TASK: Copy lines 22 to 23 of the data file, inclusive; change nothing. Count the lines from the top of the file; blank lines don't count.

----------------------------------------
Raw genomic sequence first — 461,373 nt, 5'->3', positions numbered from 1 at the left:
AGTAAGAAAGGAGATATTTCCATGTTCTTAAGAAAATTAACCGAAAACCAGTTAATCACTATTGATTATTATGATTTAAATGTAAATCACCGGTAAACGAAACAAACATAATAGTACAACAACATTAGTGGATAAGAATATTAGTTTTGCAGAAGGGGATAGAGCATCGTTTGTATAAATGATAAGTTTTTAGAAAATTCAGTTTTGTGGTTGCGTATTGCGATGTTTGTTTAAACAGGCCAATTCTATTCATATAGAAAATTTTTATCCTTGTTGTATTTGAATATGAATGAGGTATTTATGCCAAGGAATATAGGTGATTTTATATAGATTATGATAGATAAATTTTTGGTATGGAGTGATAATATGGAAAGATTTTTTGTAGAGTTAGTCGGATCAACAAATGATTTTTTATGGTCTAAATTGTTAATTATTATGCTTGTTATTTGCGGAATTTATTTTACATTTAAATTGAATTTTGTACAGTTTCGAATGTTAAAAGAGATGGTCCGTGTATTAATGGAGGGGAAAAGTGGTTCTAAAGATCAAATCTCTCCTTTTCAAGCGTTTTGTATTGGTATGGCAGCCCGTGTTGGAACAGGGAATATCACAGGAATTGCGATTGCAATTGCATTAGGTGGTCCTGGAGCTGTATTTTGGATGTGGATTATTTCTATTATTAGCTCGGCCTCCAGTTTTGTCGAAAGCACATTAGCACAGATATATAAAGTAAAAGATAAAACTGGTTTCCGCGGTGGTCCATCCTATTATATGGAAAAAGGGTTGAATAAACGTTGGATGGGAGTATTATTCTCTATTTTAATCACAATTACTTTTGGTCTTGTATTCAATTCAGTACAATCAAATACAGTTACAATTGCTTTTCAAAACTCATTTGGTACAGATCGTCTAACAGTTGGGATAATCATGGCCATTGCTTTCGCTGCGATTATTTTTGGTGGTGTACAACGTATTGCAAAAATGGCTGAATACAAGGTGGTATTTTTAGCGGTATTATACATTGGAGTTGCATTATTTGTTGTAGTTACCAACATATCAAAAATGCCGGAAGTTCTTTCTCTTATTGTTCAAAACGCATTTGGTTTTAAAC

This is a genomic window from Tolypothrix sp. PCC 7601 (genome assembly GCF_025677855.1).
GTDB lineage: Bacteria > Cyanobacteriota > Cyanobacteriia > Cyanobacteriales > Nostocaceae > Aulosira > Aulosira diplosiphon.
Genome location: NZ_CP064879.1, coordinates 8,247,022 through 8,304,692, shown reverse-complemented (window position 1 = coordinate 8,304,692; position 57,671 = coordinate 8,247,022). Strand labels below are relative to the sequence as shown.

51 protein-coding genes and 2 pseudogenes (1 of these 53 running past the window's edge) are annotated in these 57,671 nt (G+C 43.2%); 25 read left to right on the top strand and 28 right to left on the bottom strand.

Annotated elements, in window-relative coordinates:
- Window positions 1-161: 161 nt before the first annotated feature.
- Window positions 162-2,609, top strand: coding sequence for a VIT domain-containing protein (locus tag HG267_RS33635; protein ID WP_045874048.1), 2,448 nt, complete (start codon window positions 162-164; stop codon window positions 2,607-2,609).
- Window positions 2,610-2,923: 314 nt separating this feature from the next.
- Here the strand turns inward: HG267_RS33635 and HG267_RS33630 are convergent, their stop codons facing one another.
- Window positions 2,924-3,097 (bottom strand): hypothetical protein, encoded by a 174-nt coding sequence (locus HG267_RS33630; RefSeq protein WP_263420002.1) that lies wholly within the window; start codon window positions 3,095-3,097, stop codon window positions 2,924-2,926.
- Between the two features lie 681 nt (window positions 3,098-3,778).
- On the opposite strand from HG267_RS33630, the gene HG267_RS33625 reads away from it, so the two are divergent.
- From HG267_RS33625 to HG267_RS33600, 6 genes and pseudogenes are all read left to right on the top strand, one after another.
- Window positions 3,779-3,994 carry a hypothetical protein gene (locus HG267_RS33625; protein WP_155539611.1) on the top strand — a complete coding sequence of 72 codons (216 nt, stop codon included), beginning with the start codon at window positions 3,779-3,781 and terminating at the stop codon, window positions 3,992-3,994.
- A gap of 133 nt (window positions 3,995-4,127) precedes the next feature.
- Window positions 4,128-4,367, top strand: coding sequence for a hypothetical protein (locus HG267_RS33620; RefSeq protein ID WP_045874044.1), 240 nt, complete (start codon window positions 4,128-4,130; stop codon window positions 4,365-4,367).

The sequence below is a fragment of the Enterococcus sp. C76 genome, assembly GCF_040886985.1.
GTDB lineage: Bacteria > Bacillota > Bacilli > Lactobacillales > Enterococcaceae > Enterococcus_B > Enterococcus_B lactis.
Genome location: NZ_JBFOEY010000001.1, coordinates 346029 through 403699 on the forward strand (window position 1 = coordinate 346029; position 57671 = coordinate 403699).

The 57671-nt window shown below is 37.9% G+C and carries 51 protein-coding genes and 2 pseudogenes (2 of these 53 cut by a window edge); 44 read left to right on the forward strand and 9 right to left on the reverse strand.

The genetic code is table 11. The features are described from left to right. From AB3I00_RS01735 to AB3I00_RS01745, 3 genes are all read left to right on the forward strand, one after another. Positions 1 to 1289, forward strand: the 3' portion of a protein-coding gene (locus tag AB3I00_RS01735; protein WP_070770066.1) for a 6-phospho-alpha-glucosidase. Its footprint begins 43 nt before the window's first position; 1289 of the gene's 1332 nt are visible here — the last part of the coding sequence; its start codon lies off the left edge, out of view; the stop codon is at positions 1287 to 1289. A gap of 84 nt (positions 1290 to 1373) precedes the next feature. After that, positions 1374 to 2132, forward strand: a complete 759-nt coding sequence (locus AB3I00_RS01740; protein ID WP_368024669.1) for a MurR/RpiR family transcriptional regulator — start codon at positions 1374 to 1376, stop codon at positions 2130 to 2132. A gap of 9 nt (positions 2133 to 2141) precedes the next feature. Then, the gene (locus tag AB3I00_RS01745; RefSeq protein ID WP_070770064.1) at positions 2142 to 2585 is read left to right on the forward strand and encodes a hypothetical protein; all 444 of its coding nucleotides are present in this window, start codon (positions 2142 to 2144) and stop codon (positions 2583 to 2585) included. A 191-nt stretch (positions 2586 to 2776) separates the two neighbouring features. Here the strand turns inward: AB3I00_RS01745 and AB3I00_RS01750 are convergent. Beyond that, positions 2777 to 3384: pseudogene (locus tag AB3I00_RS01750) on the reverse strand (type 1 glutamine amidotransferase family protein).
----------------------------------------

The 57671-nt window shown below is 37.9% G+C and carries 51 protein-coding genes and 2 pseudogenes (2 of these 53 cut by a window edge); 44 read left to right on the forward strand and 9 right to left on the reverse strand.

The genetic code is table 11. The features are described from left to right. From AB3I00_RS01735 to AB3I00_RS01745, 3 genes are all read left to right on the forward strand, one after another. Positions 1 to 1289, forward strand: the 3' portion of a protein-coding gene (locus tag AB3I00_RS01735; protein WP_070770066.1) for a 6-phospho-alpha-glucosidase. Its footprint begins 43 nt before the window's first position; 1289 of the gene's 1332 nt are visible here — the last part of the coding sequence; its start codon lies off the left edge, out of view; the stop codon is at positions 1287 to 1289. A gap of 84 nt (positions 1290 to 1373) precedes the next feature. After that, positions 1374 to 2132, forward strand: a complete 759-nt coding sequence (locus AB3I00_RS01740; protein ID WP_368024669.1) for a MurR/RpiR family transcriptional regulator — start codon at positions 1374 to 1376, stop codon at positions 2130 to 2132. A gap of 9 nt (positions 2133 to 2141) precedes the next feature. Then, the gene (locus tag AB3I00_RS01745; RefSeq protein ID WP_070770064.1) at positions 2142 to 2585 is read left to right on the forward strand and encodes a hypothetical protein; all 444 of its coding nucleotides are present in this window, start codon (positions 2142 to 2144) and stop codon (positions 2583 to 2585) included. A 191-nt stretch (positions 2586 to 2776) separates the two neighbouring features. Here the strand turns inward: AB3I00_RS01745 and AB3I00_RS01750 are convergent. Beyond that, positions 2777 to 3384: pseudogene (locus tag AB3I00_RS01750) on the reverse strand (type 1 glutamine amidotransferase family protein).